”Holloway’s debut novel will take you on a journey that reveals a fresh, richly layered, and rarely seen — or imagined — view of early twentieth-century black life and society. Fascinating characters, rich period detail, secrets, scandals, power, privilege, poverty, and plenty of plot twists make for an unforgettable and unflinching glimpse into a world that many will find surprising, mysterious, and possibly even mythical. Others of us know how real this world was, is. Nella [Larsen] would be pleased.” —Virginia DeBerry, coauthor of Better Than I Know Myself
Holloway, the James B. Duke Professor Emerita of English and Law at Duke University, weaves a page-turning mystery in the bon vivant world of the Harlem Renaissance. Taking as her point of departure the tantalizingly ambiguous “death by misadventure” at the climax of Nella Larsen’s 1929 best-selling novel Passing, Holloway takes readers back to the sunlit boulevards and shaded sidestreets of Jazz Age New York. A murder there will test the mettle, resourcefulness, and intuition of Harlem’s first “colored” policeman, Weldon Haynie Thomas.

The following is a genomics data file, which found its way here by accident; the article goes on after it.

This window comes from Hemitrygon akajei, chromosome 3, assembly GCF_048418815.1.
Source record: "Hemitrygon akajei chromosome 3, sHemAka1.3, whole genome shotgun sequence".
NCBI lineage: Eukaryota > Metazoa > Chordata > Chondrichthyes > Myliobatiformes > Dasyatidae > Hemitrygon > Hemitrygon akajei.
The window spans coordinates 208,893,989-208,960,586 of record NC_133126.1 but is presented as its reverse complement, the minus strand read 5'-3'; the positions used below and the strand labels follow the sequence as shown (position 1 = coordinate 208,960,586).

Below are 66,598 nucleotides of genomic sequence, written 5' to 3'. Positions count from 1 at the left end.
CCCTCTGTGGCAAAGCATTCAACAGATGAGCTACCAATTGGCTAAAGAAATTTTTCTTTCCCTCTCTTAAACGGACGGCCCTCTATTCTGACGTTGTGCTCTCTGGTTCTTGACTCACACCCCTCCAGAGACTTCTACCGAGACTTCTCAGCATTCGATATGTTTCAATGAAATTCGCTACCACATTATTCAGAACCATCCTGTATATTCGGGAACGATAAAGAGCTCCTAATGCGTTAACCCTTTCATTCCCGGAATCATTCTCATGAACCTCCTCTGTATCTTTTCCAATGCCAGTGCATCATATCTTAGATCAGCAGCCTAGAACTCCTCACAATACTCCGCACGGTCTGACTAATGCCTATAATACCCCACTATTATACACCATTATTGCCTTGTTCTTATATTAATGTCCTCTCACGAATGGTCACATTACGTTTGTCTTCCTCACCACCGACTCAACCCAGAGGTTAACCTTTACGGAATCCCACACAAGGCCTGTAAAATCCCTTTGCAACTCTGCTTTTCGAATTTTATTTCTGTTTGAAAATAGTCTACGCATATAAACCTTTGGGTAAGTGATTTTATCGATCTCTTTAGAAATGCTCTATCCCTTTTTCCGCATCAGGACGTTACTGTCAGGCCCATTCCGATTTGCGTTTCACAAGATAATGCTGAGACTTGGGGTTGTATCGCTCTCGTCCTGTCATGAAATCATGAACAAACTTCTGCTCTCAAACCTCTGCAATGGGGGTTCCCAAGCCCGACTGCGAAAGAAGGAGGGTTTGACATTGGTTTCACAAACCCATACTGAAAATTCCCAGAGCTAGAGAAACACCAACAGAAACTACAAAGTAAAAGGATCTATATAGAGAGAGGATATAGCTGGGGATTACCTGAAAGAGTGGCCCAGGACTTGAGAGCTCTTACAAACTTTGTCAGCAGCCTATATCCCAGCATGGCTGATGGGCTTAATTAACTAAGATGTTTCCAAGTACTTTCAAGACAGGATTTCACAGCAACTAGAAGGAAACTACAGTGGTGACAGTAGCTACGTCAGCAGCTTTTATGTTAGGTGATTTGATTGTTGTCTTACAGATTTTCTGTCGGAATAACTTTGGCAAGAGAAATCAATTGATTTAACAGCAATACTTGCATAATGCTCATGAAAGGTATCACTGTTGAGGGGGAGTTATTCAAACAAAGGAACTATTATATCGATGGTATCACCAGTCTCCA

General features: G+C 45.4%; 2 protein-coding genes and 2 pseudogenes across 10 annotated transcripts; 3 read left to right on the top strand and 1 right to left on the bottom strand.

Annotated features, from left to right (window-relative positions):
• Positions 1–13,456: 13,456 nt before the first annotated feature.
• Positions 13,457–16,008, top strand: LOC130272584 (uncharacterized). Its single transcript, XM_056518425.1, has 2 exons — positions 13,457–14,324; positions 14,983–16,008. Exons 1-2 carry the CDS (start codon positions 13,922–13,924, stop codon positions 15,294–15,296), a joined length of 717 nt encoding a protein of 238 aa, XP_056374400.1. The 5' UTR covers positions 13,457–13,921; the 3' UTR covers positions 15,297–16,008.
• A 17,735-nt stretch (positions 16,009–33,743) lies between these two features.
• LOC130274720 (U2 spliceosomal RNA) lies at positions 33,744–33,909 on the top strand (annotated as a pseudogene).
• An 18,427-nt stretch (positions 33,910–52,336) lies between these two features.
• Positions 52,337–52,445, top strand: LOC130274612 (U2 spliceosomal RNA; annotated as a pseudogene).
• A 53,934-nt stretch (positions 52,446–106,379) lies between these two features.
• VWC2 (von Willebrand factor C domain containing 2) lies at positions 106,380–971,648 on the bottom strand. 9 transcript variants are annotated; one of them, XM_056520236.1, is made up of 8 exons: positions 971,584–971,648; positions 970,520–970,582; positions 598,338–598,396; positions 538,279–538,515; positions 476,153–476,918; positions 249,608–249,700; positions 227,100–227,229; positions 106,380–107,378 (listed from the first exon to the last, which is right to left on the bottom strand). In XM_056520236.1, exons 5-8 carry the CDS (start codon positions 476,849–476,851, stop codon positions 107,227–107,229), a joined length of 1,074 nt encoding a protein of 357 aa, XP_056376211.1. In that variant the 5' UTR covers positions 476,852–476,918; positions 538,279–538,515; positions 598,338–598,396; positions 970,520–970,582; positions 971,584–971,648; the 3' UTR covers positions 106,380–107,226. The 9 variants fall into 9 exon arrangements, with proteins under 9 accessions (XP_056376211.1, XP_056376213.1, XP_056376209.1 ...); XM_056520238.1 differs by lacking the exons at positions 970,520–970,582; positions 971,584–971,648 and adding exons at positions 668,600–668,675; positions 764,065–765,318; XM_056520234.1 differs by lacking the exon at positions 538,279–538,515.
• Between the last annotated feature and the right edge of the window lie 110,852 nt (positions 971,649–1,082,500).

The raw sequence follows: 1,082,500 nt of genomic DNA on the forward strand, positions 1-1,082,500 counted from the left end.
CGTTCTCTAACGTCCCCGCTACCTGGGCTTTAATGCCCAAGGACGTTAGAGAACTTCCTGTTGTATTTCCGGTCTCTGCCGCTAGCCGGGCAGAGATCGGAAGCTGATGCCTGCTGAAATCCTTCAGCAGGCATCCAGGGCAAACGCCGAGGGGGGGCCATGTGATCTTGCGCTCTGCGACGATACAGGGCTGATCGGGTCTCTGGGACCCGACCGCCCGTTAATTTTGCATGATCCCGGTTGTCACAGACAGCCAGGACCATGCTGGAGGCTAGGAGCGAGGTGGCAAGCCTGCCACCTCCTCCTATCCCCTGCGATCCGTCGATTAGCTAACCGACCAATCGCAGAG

Clear glass towers rising in Manhattan belie a city where people are often not what they seem. For some here, identity is a performance of passing — passing for another race, for another class, for someone safe to trust. Thomas’s investigation illuminates the societies and secret societies, the intricate code of manners, the world of letters, and the broad social currents of 1920s Harlem.
A Death in Harlem is an exquisitely crafted, briskly paced, and impeccably stylish journey back to a time still remembered as a peak of American glamour. It introduces Holloway as a fresh voice in storytelling, and Weldon Haynie Thomas as an endearing and unforgettable detective.
Holloway’s novel is one of those rare literary jewels from an African American author that will be a proud and prized addition to bookshelves everywhere for years to come.
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